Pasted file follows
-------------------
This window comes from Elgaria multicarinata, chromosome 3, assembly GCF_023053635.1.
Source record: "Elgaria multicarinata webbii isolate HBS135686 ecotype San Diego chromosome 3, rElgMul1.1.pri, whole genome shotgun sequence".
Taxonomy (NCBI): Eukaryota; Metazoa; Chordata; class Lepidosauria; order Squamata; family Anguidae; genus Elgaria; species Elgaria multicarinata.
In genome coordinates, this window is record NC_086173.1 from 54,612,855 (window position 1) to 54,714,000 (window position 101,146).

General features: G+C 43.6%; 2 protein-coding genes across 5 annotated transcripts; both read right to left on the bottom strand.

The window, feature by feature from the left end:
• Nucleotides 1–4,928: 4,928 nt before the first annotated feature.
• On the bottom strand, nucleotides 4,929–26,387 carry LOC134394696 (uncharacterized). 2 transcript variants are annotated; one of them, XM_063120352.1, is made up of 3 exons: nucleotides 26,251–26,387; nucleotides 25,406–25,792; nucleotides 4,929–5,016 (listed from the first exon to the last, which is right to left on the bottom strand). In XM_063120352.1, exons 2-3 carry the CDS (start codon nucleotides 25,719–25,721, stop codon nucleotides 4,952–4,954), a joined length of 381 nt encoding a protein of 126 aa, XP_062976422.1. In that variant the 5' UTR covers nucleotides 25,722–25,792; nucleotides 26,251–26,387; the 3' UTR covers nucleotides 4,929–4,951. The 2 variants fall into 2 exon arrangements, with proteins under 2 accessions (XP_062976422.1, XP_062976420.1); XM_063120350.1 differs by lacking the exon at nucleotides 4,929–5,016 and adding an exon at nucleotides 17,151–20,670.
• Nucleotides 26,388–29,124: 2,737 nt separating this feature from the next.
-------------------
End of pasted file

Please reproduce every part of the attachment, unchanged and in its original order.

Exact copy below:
This window comes from Elgaria multicarinata, chromosome 3, assembly GCF_023053635.1.
Source record: "Elgaria multicarinata webbii isolate HBS135686 ecotype San Diego chromosome 3, rElgMul1.1.pri, whole genome shotgun sequence".
Taxonomy (NCBI): Eukaryota; Metazoa; Chordata; class Lepidosauria; order Squamata; family Anguidae; genus Elgaria; species Elgaria multicarinata.
In genome coordinates, this window is record NC_086173.1 from 54,612,855 (window position 1) to 54,714,000 (window position 101,146).

General features: G+C 43.6%; 2 protein-coding genes across 5 annotated transcripts; both read right to left on the bottom strand.

The window, feature by feature from the left end:
• Nucleotides 1–4,928: 4,928 nt before the first annotated feature.
• On the bottom strand, nucleotides 4,929–26,387 carry LOC134394696 (uncharacterized). 2 transcript variants are annotated; one of them, XM_063120352.1, is made up of 3 exons: nucleotides 26,251–26,387; nucleotides 25,406–25,792; nucleotides 4,929–5,016 (listed from the first exon to the last, which is right to left on the bottom strand). In XM_063120352.1, exons 2-3 carry the CDS (start codon nucleotides 25,719–25,721, stop codon nucleotides 4,952–4,954), a joined length of 381 nt encoding a protein of 126 aa, XP_062976422.1. In that variant the 5' UTR covers nucleotides 25,722–25,792; nucleotides 26,251–26,387; the 3' UTR covers nucleotides 4,929–4,951. The 2 variants fall into 2 exon arrangements, with proteins under 2 accessions (XP_062976422.1, XP_062976420.1); XM_063120350.1 differs by lacking the exon at nucleotides 4,929–5,016 and adding an exon at nucleotides 17,151–20,670.
• Nucleotides 26,388–29,124: 2,737 nt separating this feature from the next.